To distinguish between suppressor mutations or an adaptation process, the mutant transformants were grown on glucose medium and then shifted again on arabinose medium. They started to grow on arabinose medium with only a short lag-phase indicating that indeed they contain specific mutations enabling the cells to grow on arabinose. The activities of all three heterologous enzymes were measured in crude extracts of the original and the mutant transformants. Whereas the activities of L-ribulose-5-P 4-epimerase and L-arabinose isomerase were similar in both strains, the L-ribulokinase activity was strongly reduced in the mutant transformants.
When the mutant transformants were selected for loss of their plasmids they were no longer able to grow on arabinose. The plasmids were re-isolated and amplified in E. coli. The re-isolated plasmids were transformed into a CEN.PK2-1C wild-type strain. When growth on arabinose of these new transformants was compared to the original mutant transformants, the lag-phase on arabinose medium was significantly prolonged indicating that additional genomic mutations had occurred in the mutant transformants enabling them to grow efficiently on arabinose. Different combinations of original and re-isolated plasmids were transformed into the mutant JBY25 strain. It turned out that replacing the re-isolated GAL2, araD and araA plasmids by the corresponding original plasmids did only slightly affect the ability to grow on arabinose. However, replacing the re-isolated araB (L-ribulokinase) plasmid by the corresponding original plasmid resulted in strongly reduced growth on arabinose.
When the complete re-isolated L-ribulokinase gene was sequenced it showed one mutation, which leads to an exchange of amino acid 121 Asp for an Asn in the conserved sugar kinase domain of the kinase. Determination of the kinetics of the mutant enzyme revealed that its Km value for L-ribulose was increased and the Vmax was decreased.
Growth experiments with the wild-type and mutant kinases expressed from centromeric plasmids in strain JBY25 together with the re-isolated isomerase and epimerase plasmids have also been performed. In case of the mutant kinase this centromeric plasmid did not confer good growth on L-arabinose to the transformants. But the transformants carrying the wild-type kinase on a centromeric plasmid showed better growth than those transformed with the overexpressed kinase. This is another Indication that the reduced activity of the kinase is important for better growth on L-arabinose.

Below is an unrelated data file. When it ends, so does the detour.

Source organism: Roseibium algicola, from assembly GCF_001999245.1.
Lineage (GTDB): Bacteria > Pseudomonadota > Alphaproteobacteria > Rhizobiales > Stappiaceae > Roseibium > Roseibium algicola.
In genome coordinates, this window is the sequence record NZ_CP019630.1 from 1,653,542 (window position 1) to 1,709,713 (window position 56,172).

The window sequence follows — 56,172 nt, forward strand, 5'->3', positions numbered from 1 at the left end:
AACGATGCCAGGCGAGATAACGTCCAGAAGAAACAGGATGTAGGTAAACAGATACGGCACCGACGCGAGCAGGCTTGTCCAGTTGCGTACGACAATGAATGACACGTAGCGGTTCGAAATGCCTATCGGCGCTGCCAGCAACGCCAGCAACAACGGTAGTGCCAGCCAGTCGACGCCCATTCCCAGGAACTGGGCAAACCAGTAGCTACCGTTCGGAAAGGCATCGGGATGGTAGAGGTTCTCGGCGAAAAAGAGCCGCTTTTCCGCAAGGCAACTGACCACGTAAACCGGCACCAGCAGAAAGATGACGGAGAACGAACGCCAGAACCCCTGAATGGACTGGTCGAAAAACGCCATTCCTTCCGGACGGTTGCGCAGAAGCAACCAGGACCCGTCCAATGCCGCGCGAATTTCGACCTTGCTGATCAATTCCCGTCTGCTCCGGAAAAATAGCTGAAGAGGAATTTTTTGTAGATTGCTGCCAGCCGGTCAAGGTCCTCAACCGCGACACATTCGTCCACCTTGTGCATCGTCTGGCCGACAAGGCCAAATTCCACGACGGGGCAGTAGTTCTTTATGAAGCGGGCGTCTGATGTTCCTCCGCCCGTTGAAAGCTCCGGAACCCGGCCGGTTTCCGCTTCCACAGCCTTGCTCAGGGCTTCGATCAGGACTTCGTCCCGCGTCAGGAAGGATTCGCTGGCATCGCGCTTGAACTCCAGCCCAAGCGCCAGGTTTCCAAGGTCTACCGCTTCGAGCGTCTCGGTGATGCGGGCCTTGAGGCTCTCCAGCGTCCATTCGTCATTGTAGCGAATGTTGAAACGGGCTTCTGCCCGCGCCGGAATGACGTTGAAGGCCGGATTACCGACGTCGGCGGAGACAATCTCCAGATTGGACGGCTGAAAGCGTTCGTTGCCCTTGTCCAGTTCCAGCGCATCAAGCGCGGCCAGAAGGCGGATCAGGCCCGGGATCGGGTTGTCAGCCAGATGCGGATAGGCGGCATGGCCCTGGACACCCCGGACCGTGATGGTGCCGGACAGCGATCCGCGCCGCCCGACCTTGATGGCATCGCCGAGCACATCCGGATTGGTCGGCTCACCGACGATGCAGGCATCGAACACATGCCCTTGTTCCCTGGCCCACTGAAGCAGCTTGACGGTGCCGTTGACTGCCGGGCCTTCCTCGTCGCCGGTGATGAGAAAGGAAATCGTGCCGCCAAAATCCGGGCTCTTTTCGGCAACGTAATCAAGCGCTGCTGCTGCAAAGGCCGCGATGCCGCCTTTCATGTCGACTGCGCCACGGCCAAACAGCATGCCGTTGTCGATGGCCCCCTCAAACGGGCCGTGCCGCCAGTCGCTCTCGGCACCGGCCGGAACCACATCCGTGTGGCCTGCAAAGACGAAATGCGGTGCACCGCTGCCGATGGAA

To find out whether all four plasmids carrying the Bacillus subtilis L-arabinose isomerase, the E. coli L-ribulokinase and L-ribulose 5-P 4-epimerase and the yeast Gal2 galactose permease, respectively, are necessary for growth on L-arabinose, the mutant strain was transformed with different combinations of re-isolated and empty plasmids (without any gene for L-arabinose metabolism). Transformants lacking the L-arabinose isomerase, the L-ribulokinase or the L-ribulose 5-P 4-epimerase but transformed with the other three re-isolated plasmids did not show any growth on L-arabinose indicating that these genes are absolutely necessary for the utilization of L-arabinose. Transformants lacking the overexpressed galactose permease are able to grow on L-arabinose medium, but with slightly decreased growth rates as compared to the mutant strain containing all four re-isolated plasmids, indicating that over-expression of a transporter is not necessary for growth on L-arabinose but can improve it.